The rating component is that there are certain words and themes you can't use for a teenage audience if they happen to teenagers. I think of it like the U.S. movie rating system. Middle Grade is PG. Young Adult is PG-13. Adult is R. Most teenager stories are going to be PG-13 but occasionally you get a storyline that while it has a teenage protagonist, is very much aimed at adults and not terribly suited for younger audiences (A film example of this would be "Hard Candy" with Ellen Page - which has a teenage main character but is very firmly an R-rated movie). But then again you have some pretty disturbing stuff that could be classified as YA - for instance I used to use the film "White Oleander" as my example of a teenage-protagonist-but-not-YA story, but then looking at it I realized both that it's rated PG-13 and that the plot would probably fit within the YA market if it were pitched for publication today. Still, that movie will mess you up and deals with some REALLY heavy themes. So, you can take some chances and still be YA.

    Also - whoever said that maybe you should pitch it as New Adult has a point. That gives you a little more leeway, plus it's an emerging genre that is very much in demand with agents and publishers right now. If you have a "YA" or "Adult" premise that can possibly be shoved into the "New Adult" mold, the smart business decision is to pitch it as such.
     
  8. BayView
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    BayView Contributing Member Contributor

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    New Adult is only really an option if the story fits the New Adult model, which isn't just "aged up" YA. The NA that people are currently looking for really needs to be a romance, and almost always one that follows a pretty specific format.

    NA is probably the most restrictive category I've encountered. Not what it could be, but what it currently is.
     
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  9. Sack-a-Doo!
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    Sack-a-Doo! Contributing Member Contributor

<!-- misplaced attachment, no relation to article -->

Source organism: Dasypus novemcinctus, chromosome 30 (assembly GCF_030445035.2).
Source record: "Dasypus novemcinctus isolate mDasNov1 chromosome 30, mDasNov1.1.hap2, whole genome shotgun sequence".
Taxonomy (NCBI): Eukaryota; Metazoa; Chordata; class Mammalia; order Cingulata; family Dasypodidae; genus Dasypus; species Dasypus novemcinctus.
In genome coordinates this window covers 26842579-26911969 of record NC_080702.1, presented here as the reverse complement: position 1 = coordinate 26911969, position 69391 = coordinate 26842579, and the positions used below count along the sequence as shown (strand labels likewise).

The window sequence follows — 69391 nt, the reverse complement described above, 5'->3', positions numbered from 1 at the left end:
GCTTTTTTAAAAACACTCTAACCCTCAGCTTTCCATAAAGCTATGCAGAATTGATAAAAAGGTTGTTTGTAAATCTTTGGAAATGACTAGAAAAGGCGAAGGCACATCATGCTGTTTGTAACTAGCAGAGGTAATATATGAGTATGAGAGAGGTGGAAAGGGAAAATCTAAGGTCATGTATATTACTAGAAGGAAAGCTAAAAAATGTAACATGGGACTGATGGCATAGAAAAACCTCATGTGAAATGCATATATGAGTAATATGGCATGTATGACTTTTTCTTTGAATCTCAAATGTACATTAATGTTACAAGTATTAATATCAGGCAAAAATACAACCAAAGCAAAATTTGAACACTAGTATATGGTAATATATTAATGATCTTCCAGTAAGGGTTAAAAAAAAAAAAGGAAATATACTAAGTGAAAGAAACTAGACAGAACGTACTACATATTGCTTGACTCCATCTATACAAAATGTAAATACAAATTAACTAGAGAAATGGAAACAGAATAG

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    I read somewhere that all YA fiction must have a sixteen-year-old female as its main character. To be honest, I can't think of any YA-classified novel I've read that doesn't match this criterion... not that I'm thinking all that hard about it ATM.

    And I have to wonder, if this truly is what makes a novel YA, what happens if the MC is male? Does that make the novel adult or is it some other classification related to, but not-quite YA? And if the MC is a 17-year-old female, does that make the novel adult?

    It sounded far too restrictive to me, but it was put forth as a serious definition.

    Oh. And the other criterion they threw in was that YA is actually aimed at 13-year-old readers. That just makes the whole thing confusing to me.
     
  10. croak3r
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    croak3r Member

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    I always thought YA is 17-21 ish, but lately it just seems like a way for authors to pass off books that are not written as well as they could be, or just so that they can make a book slightly less serious. I'm confused at why stuff like Joe Abercrombie's books are in that category, since it's hardly something an adult wouldnt read.
    I think we would be better served without the whole genre.
     
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  11. I.A. By the Barn
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    I.A. By the Barn A very lost time traveller Contributor

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    I'd give it a go if it just focuses on emotions rather than actual sex. I think (being 17) that the YA market is saturated with dystopian books at the moment. I personally would like to see change and what Sack-a-Doo! said about sixteen year old girls, I'd be glad if we had some more men MC on the scene as it might give a different perspective on life for once because everything seems to be strong girl breaking the mould of being submissive bla bla bla. Because men had always been shown as strong people seem to stop showing this to my age group for fear of offending us.
     
  12. Tenderiser
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    Tenderiser Not a man Contest Administrator Supporter Contributor

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    Isn't The Maze Runner YA? I couldn't get past the first chapter and I don't think the MC's age was revealed but I assume that was YA with a male lead.
     
  13. Mckk
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    Mckk Moderator Staff Supporter Contributor

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    Yep that's YA. I read the whole thing. Such bland writing and terrible editing... wasted potential in my opinion.
     
  14. PegasusBaby
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    PegasusBaby New Member

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    Thank you this was very helpful!